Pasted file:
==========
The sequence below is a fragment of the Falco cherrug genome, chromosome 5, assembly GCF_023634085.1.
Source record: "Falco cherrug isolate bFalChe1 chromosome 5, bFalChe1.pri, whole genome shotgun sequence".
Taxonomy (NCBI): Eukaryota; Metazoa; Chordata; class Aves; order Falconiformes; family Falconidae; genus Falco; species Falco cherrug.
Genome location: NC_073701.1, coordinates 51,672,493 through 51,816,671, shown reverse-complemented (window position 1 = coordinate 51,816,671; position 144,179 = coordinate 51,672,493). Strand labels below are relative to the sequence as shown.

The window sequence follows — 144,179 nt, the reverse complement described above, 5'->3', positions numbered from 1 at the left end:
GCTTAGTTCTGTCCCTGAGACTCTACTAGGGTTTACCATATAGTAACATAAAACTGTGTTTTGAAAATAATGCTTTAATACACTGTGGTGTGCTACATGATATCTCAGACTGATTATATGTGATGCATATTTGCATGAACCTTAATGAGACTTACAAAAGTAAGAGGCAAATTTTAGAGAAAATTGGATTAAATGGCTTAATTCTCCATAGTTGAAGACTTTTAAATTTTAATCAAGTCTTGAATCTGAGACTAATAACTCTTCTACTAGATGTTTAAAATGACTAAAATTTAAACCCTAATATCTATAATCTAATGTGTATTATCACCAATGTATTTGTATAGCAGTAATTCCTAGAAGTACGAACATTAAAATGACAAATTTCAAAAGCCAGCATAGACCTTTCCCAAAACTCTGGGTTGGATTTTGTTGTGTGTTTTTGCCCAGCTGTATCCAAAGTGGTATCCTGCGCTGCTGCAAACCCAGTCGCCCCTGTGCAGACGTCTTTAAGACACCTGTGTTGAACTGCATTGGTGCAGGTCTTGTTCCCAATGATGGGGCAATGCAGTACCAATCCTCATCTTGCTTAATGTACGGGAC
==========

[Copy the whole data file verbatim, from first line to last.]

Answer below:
The sequence below is a fragment of the Falco cherrug genome, chromosome 5, assembly GCF_023634085.1.
Source record: "Falco cherrug isolate bFalChe1 chromosome 5, bFalChe1.pri, whole genome shotgun sequence".
Taxonomy (NCBI): Eukaryota; Metazoa; Chordata; class Aves; order Falconiformes; family Falconidae; genus Falco; species Falco cherrug.
Genome location: NC_073701.1, coordinates 51,672,493 through 51,816,671, shown reverse-complemented (window position 1 = coordinate 51,816,671; position 144,179 = coordinate 51,672,493). Strand labels below are relative to the sequence as shown.

The window sequence follows — 144,179 nt, the reverse complement described above, 5'->3', positions numbered from 1 at the left end:
GCTTAGTTCTGTCCCTGAGACTCTACTAGGGTTTACCATATAGTAACATAAAACTGTGTTTTGAAAATAATGCTTTAATACACTGTGGTGTGCTACATGATATCTCAGACTGATTATATGTGATGCATATTTGCATGAACCTTAATGAGACTTACAAAAGTAAGAGGCAAATTTTAGAGAAAATTGGATTAAATGGCTTAATTCTCCATAGTTGAAGACTTTTAAATTTTAATCAAGTCTTGAATCTGAGACTAATAACTCTTCTACTAGATGTTTAAAATGACTAAAATTTAAACCCTAATATCTATAATCTAATGTGTATTATCACCAATGTATTTGTATAGCAGTAATTCCTAGAAGTACGAACATTAAAATGACAAATTTCAAAAGCCAGCATAGACCTTTCCCAAAACTCTGGGTTGGATTTTGTTGTGTGTTTTTGCCCAGCTGTATCCAAAGTGGTATCCTGCGCTGCTGCAAACCCAGTCGCCCCTGTGCAGACGTCTTTAAGACACCTGTGTTGAACTGCATTGGTGCAGGTCTTGTTCCCAATGATGGGGCAATGCAGTACCAATCCTCATCTTGCTTAATGTACGGGAC